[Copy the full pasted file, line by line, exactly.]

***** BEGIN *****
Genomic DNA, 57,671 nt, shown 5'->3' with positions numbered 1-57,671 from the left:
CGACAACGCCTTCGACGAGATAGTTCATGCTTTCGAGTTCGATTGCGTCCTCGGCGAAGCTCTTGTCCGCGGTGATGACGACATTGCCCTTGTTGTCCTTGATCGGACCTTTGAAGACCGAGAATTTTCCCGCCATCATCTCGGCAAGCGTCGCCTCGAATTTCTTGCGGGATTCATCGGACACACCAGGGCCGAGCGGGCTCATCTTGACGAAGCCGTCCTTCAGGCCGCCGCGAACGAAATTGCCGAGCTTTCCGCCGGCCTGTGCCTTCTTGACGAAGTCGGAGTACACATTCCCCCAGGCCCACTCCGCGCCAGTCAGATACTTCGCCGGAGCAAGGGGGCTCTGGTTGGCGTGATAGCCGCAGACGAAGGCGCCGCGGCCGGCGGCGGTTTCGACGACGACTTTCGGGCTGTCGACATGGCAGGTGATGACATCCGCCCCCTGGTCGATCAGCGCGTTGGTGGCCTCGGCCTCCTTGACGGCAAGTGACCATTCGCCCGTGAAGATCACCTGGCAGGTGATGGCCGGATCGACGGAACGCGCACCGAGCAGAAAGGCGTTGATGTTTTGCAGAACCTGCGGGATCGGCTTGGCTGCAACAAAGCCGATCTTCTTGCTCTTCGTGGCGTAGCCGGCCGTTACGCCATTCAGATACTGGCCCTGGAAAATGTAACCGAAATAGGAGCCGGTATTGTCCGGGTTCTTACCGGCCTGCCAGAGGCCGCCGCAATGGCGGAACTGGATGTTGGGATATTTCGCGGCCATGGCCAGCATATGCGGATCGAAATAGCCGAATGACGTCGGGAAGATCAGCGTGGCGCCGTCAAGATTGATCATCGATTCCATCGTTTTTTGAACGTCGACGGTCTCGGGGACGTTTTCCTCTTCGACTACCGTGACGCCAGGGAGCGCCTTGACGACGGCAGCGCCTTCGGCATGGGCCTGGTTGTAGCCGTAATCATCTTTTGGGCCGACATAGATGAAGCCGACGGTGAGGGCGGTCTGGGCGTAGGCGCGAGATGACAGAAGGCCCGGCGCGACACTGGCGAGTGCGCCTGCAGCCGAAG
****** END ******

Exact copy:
Genomic DNA, 57,671 nt, shown 5'->3' with positions numbered 1-57,671 from the left:
CGACAACGCCTTCGACGAGATAGTTCATGCTTTCGAGTTCGATTGCGTCCTCGGCGAAGCTCTTGTCCGCGGTGATGACGACATTGCCCTTGTTGTCCTTGATCGGACCTTTGAAGACCGAGAATTTTCCCGCCATCATCTCGGCAAGCGTCGCCTCGAATTTCTTGCGGGATTCATCGGACACACCAGGGCCGAGCGGGCTCATCTTGACGAAGCCGTCCTTCAGGCCGCCGCGAACGAAATTGCCGAGCTTTCCGCCGGCCTGTGCCTTCTTGACGAAGTCGGAGTACACATTCCCCCAGGCCCACTCCGCGCCAGTCAGATACTTCGCCGGAGCAAGGGGGCTCTGGTTGGCGTGATAGCCGCAGACGAAGGCGCCGCGGCCGGCGGCGGTTTCGACGACGACTTTCGGGCTGTCGACATGGCAGGTGATGACATCCGCCCCCTGGTCGATCAGCGCGTTGGTGGCCTCGGCCTCCTTGACGGCAAGTGACCATTCGCCCGTGAAGATCACCTGGCAGGTGATGGCCGGATCGACGGAACGCGCACCGAGCAGAAAGGCGTTGATGTTTTGCAGAACCTGCGGGATCGGCTTGGCTGCAACAAAGCCGATCTTCTTGCTCTTCGTGGCGTAGCCGGCCGTTACGCCATTCAGATACTGGCCCTGGAAAATGTAACCGAAATAGGAGCCGGTATTGTCCGGGTTCTTACCGGCCTGCCAGAGGCCGCCGCAATGGCGGAACTGGATGTTGGGATATTTCGCGGCCATGGCCAGCATATGCGGATCGAAATAGCCGAATGACGTCGGGAAGATCAGCGTGGCGCCGTCAAGATTGATCATCGATTCCATCGTTTTTTGAACGTCGACGGTCTCGGGGACGTTTTCCTCTTCGACTACCGTGACGCCAGGGAGCGCCTTGACGACGGCAGCGCCTTCGGCATGGGCCTGGTTGTAGCCGTAATCATCTTTTGGGCCGACATAGATGAAGCCGACGGTGAGGGCGGTCTGGGCGTAGGCGCGAGATGACAGAAGGCCCGGCGCGACACTGGCGAGTGCGCCTGCAGCCGAAG